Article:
Food Processing: Understanding Common Threads

  • Debdatta SahaEmail author
Part of the Themes in Economics book series (THIE)


Food processing has been studied in mainstream economics from the standpoint of an industrial activity, which has strong backward linkages with agriculture. We start the generalized notion of arbitrage as the central economic theory for establishing a successful industry in food processing. This, we find, is not sufficient to explain different regional outcomes in this industry. The industry has many sub-sectors, such as grain or meat-based or those linked with fruit and vegetable processing. These subcomponents in the processed foods industry generate value as we move from basic to advanced processing. This chapter discusses in brief the history of this industry and goes on to introduce the notion of a product network in processed food manufacturing. It provides brief snapshots of a collection of these. Details regarding technologies, costs and other supply-side signatures in these networks are studied. This exercise is needed to understand the real challenge in starting a successful business in processed foods: moving through the value chain in these product networks. This is a general discussion on the processed foods industry, but we build the case for studying this industry through a more specific lens: that of particular product networks in specific regions. We also discuss some of the new advances in food processing: food parks, e-commerce in food, food safety standards and labelling. In passing, we introduce and discuss the role of the agents in this industry who actively shape outcomes in this industry: the government, the private entrepreneur as well as the consumer.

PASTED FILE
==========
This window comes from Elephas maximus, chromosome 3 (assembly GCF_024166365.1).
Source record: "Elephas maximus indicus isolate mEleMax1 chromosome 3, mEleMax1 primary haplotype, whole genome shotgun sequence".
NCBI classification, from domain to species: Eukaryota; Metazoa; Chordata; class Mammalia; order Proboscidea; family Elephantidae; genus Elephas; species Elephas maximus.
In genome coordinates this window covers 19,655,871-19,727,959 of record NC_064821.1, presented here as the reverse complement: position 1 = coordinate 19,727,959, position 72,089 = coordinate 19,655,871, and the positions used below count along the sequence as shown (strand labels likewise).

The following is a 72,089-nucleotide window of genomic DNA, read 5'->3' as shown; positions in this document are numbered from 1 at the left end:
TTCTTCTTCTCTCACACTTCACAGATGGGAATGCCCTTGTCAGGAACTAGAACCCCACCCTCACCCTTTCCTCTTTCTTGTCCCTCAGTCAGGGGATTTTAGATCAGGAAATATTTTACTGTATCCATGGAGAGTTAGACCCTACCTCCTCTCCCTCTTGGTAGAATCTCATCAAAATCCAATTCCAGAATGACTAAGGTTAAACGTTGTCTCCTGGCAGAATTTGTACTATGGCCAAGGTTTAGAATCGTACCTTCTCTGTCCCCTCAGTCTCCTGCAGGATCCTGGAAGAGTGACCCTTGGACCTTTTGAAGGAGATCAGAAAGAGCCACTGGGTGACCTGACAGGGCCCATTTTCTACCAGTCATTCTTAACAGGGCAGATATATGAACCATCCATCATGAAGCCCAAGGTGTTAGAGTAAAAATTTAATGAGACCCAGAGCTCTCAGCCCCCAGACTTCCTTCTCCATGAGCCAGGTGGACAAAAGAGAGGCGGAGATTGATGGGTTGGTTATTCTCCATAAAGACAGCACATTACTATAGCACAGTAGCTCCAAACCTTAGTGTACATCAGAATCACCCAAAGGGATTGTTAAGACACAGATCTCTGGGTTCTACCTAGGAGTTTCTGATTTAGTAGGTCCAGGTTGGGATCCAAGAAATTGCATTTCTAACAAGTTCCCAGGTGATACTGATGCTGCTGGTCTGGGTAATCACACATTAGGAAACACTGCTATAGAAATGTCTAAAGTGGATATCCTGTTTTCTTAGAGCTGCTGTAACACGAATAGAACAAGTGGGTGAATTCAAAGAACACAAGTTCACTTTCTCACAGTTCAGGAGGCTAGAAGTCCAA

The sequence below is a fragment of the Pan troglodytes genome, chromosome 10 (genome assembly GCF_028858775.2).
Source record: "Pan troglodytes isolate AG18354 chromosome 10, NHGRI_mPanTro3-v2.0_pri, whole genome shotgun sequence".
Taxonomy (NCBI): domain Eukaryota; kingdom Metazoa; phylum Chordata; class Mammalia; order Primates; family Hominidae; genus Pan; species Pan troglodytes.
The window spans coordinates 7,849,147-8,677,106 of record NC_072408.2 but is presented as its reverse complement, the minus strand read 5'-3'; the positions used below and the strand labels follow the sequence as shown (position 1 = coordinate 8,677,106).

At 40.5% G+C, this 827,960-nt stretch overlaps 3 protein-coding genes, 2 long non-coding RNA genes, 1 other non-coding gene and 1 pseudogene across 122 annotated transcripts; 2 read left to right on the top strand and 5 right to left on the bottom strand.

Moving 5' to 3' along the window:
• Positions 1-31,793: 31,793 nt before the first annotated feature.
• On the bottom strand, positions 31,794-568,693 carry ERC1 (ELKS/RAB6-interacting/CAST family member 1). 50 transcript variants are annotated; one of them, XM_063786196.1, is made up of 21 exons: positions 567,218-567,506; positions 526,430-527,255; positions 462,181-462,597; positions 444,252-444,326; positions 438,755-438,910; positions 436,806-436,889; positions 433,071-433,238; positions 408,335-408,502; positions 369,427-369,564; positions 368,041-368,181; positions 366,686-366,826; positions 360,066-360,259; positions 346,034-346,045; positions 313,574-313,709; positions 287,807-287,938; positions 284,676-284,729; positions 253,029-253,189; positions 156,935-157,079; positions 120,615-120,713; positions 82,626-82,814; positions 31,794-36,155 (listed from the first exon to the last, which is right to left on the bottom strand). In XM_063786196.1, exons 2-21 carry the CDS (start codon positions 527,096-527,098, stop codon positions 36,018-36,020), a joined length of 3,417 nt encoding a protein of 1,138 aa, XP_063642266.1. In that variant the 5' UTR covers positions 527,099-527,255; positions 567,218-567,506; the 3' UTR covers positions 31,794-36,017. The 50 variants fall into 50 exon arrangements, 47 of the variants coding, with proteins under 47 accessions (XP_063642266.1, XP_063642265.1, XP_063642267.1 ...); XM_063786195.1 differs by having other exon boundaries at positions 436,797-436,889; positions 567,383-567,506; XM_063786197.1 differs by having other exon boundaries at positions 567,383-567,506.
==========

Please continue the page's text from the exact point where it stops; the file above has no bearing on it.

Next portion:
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© Springer Nature Singapore Pte Ltd. 2020

Authors and Affiliations

  1. 1.Faculty of EconomicsSouth Asian UniversityNew DelhiIndia

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